Sunday, September 07, 2014

Peace Team values

We are building our team slowly, persuaded by a stubborn belief that where you stand determines what you see.
--Kathy Kelly, founder, Iraq Peace Team
(WNV/Iraq Peace Team). U.S. Marines occupy Baghdad in front of the Al Fanar hotel that housed Voices activists throughout the Shock and Awe bombing.
When a peace team is trained in nonviolence, what can it accomplish? Peace teams have done all of these things listed below, and more. Peace teams have: 
  • stood in witness against war.
  • monitored and defused violence between hostile whites and Native Americans trying to practice their treaty rights.
  • kept street demonstrations from erupting into riot.
  • stopped physical violence by police and demonstrators.
  • brought an international presence into ethnic conflict zones.
  • stopped violence between KKK, police, and angry public.
  • helped keep public demonstrations and controversial events more civil, even in disagreement.
  • helped movements and campaigns create and defend their images of nonviolence.
  • drawn attention to killer sanctions imposed on civilians.
The experiences of members of peace teams are widely varied, of course. Some have simply trained for an hour, worn an armband, and walked along with a peaceful demonstration without incident. Others have been kidnapped in war zones and a couple have been killed. Many have experienced some form of de-escalation of violence, either in-progress or highly likely.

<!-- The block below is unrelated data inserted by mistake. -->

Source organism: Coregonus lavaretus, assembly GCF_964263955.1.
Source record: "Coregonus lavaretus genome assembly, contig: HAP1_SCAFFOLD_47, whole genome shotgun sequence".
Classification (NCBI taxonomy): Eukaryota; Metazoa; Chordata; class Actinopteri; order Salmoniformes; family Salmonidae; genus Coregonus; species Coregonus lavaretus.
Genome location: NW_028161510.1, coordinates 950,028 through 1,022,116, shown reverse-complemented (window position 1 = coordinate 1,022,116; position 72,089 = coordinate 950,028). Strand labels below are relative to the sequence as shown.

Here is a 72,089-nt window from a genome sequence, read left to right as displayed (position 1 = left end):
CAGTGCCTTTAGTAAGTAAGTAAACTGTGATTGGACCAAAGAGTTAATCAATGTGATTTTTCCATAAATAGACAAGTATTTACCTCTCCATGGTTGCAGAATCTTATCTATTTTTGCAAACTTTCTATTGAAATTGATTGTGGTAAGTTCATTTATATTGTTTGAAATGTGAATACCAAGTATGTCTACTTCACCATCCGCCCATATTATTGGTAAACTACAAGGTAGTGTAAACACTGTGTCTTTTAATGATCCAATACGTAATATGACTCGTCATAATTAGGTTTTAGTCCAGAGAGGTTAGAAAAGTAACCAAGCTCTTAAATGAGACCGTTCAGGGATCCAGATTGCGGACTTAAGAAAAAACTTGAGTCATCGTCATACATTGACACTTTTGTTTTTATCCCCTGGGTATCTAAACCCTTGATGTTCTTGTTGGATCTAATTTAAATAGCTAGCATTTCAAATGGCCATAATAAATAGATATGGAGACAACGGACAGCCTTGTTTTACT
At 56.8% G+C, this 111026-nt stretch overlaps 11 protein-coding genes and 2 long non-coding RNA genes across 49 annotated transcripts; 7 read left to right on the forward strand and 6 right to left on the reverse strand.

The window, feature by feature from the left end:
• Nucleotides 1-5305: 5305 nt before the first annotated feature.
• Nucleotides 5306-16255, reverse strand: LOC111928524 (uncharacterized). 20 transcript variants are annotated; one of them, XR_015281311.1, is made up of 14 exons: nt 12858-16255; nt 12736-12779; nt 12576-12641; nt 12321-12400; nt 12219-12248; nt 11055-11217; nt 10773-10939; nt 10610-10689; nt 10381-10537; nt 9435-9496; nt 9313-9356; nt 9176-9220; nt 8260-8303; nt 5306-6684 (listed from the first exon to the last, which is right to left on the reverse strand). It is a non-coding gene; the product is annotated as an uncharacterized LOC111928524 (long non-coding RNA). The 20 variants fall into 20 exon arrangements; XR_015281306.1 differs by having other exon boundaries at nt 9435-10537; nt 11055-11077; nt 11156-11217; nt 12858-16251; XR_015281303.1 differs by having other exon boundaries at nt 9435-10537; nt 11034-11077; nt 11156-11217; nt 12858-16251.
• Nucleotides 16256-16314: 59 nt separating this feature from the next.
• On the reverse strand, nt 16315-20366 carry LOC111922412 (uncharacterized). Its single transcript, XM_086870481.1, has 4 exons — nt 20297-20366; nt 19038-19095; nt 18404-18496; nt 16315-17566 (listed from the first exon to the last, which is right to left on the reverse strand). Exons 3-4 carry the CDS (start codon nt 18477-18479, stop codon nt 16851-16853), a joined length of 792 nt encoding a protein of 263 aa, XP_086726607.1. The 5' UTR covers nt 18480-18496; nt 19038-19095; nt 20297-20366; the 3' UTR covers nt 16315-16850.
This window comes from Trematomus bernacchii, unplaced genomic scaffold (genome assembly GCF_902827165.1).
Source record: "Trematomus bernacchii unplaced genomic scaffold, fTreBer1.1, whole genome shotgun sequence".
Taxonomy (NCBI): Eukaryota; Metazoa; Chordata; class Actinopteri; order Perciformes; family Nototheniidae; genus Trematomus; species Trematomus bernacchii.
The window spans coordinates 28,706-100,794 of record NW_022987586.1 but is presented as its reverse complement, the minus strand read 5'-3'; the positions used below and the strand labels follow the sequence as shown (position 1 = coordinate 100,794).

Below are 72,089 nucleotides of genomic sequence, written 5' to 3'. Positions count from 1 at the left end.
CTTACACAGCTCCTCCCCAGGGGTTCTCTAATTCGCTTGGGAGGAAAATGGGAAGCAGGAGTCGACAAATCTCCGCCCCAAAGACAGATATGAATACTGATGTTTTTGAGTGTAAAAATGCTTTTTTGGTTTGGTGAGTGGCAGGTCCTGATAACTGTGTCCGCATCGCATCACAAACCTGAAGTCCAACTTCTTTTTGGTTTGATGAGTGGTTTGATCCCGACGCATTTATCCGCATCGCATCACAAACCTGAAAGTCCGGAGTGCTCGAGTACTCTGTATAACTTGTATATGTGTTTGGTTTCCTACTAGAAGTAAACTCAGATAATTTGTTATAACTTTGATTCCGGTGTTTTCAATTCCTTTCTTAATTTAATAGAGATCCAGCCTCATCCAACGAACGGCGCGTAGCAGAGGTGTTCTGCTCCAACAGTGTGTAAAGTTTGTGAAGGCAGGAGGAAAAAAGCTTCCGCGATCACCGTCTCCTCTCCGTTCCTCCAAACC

Those most at risk are those who operate internationally, in hot conflict zones, requiring translators. They are often misunderstood at first and only gain trust of the local people over time, which is natural. They are almost never supported by any government. 

Why do it? My answer is to refer to the button points above. What if we train and train and only stop one act of police brutality? What if we act as peace team members at six demonstrations and only de-escalate one person who would otherwise have beaten someone? What if our peace team actions only really help one campaign achieve its goal because their goal was highly desirable and we kept them from alienating the public? Perhaps for some these possibilities don't measure up to our preferred use of time. For others, the chance to help in these ways is worth some time and effort. We see the values of a peace team.

Reference List
Kelly, Kathy. 2003. "A Witness to War." Progressive 67, no. 1: 23. Academic Search Premier, EBSCOhost (accessed September 7, 2014).


Unknown said...

Your remark that peace teams are "almost never" supported by any government intrigued me, since I just read it (9/23) in the context of having just yesterday read news reports about the abusive treatment by Turkish police of Turkish Kurds desperate to cross the border or in some way contact and provide aid to the new flood of Syrian Kurdish refugees.

Here, on the Syrian-Turkish border, in the face of yet another ISIS campaign of massacre, is Erdogan's opportunity to make fundamental changes in Turkey's reputation and its domestic social system by standing up for the Kurds. But, no, he lets his police bully them.

What an opportunity for peace teams to make a difference!

Tom H. Hastings said...

Thanks for your observation. Peace teams need support and volunteers, all of which will most often come from an already-stressed civil society, but that's reality. Yes, we need so many more of them.